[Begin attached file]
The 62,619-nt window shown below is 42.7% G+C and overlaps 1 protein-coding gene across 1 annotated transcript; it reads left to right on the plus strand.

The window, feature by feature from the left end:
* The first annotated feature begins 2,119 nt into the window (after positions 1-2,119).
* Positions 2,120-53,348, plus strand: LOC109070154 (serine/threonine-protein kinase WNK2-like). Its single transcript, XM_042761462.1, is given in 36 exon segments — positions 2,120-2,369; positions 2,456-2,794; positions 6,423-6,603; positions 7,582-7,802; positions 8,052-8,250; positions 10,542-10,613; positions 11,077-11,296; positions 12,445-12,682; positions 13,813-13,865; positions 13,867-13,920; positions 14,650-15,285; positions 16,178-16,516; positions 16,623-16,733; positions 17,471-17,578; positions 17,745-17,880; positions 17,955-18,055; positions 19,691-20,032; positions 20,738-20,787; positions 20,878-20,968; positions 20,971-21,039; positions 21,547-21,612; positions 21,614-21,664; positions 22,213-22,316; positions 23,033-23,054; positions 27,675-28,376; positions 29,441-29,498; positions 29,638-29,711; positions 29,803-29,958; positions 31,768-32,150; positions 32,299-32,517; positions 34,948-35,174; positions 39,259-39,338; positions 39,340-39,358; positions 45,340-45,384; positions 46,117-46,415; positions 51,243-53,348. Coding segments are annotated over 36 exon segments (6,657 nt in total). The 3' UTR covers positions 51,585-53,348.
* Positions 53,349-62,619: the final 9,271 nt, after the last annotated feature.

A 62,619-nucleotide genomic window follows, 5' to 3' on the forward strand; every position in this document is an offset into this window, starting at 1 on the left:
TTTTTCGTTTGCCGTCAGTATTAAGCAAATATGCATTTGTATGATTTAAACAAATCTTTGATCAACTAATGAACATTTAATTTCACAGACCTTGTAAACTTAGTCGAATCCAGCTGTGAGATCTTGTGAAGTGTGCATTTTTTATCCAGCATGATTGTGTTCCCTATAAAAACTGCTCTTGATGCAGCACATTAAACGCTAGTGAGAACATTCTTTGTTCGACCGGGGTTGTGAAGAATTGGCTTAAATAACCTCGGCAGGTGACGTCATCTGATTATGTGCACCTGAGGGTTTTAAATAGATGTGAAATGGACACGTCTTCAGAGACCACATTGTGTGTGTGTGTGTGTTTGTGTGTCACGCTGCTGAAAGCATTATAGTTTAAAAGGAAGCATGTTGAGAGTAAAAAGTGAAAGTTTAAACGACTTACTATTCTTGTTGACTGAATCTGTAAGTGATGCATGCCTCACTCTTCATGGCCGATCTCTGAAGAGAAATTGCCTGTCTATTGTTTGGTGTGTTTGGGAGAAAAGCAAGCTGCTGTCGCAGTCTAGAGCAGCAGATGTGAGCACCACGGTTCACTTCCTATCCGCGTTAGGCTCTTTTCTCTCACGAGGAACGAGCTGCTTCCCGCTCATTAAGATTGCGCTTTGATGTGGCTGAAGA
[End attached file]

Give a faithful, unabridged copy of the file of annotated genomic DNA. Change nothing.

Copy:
The 62,619-nt window shown below is 42.7% G+C and overlaps 1 protein-coding gene across 1 annotated transcript; it reads left to right on the plus strand.

The window, feature by feature from the left end:
* The first annotated feature begins 2,119 nt into the window (after positions 1-2,119).
* Positions 2,120-53,348, plus strand: LOC109070154 (serine/threonine-protein kinase WNK2-like). Its single transcript, XM_042761462.1, is given in 36 exon segments — positions 2,120-2,369; positions 2,456-2,794; positions 6,423-6,603; positions 7,582-7,802; positions 8,052-8,250; positions 10,542-10,613; positions 11,077-11,296; positions 12,445-12,682; positions 13,813-13,865; positions 13,867-13,920; positions 14,650-15,285; positions 16,178-16,516; positions 16,623-16,733; positions 17,471-17,578; positions 17,745-17,880; positions 17,955-18,055; positions 19,691-20,032; positions 20,738-20,787; positions 20,878-20,968; positions 20,971-21,039; positions 21,547-21,612; positions 21,614-21,664; positions 22,213-22,316; positions 23,033-23,054; positions 27,675-28,376; positions 29,441-29,498; positions 29,638-29,711; positions 29,803-29,958; positions 31,768-32,150; positions 32,299-32,517; positions 34,948-35,174; positions 39,259-39,338; positions 39,340-39,358; positions 45,340-45,384; positions 46,117-46,415; positions 51,243-53,348. Coding segments are annotated over 36 exon segments (6,657 nt in total). The 3' UTR covers positions 51,585-53,348.
* Positions 53,349-62,619: the final 9,271 nt, after the last annotated feature.

A 62,619-nucleotide genomic window follows, 5' to 3' on the forward strand; every position in this document is an offset into this window, starting at 1 on the left:
TTTTTCGTTTGCCGTCAGTATTAAGCAAATATGCATTTGTATGATTTAAACAAATCTTTGATCAACTAATGAACATTTAATTTCACAGACCTTGTAAACTTAGTCGAATCCAGCTGTGAGATCTTGTGAAGTGTGCATTTTTTATCCAGCATGATTGTGTTCCCTATAAAAACTGCTCTTGATGCAGCACATTAAACGCTAGTGAGAACATTCTTTGTTCGACCGGGGTTGTGAAGAATTGGCTTAAATAACCTCGGCAGGTGACGTCATCTGATTATGTGCACCTGAGGGTTTTAAATAGATGTGAAATGGACACGTCTTCAGAGACCACATTGTGTGTGTGTGTGTGTTTGTGTGTCACGCTGCTGAAAGCATTATAGTTTAAAAGGAAGCATGTTGAGAGTAAAAAGTGAAAGTTTAAACGACTTACTATTCTTGTTGACTGAATCTGTAAGTGATGCATGCCTCACTCTTCATGGCCGATCTCTGAAGAGAAATTGCCTGTCTATTGTTTGGTGTGTTTGGGAGAAAAGCAAGCTGCTGTCGCAGTCTAGAGCAGCAGATGTGAGCACCACGGTTCACTTCCTATCCGCGTTAGGCTCTTTTCTCTCACGAGGAACGAGCTGCTTCCCGCTCATTAAGATTGCGCTTTGATGTGGCTGAAGA